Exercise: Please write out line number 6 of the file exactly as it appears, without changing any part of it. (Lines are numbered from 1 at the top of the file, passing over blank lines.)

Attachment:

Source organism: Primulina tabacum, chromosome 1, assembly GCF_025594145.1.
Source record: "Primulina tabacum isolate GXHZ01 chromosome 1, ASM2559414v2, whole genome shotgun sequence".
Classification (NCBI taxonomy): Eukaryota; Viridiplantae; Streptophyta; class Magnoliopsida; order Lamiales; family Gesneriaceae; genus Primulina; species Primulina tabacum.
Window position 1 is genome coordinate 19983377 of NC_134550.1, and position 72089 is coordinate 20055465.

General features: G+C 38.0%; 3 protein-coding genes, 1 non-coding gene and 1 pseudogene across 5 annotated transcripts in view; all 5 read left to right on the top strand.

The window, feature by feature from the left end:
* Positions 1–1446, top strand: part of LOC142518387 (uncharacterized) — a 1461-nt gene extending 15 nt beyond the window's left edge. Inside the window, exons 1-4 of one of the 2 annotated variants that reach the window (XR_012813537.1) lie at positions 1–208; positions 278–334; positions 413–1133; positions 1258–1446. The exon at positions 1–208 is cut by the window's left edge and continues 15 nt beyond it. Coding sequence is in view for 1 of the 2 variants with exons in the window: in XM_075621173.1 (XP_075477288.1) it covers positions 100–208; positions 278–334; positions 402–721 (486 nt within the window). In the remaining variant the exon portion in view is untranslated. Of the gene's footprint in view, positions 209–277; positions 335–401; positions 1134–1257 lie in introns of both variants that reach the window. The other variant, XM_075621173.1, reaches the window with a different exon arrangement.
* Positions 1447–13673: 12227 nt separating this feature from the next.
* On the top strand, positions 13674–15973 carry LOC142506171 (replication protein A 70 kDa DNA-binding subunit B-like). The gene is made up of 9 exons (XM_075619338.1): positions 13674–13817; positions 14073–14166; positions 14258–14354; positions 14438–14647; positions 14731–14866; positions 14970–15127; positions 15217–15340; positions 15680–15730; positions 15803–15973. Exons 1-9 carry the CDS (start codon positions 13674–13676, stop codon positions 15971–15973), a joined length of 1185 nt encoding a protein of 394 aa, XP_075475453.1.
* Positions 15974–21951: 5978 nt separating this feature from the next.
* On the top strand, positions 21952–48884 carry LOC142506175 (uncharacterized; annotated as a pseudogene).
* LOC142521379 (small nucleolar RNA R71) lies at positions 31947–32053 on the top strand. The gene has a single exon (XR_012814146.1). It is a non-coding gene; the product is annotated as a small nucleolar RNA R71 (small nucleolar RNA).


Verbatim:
The window, feature by feature from the left end: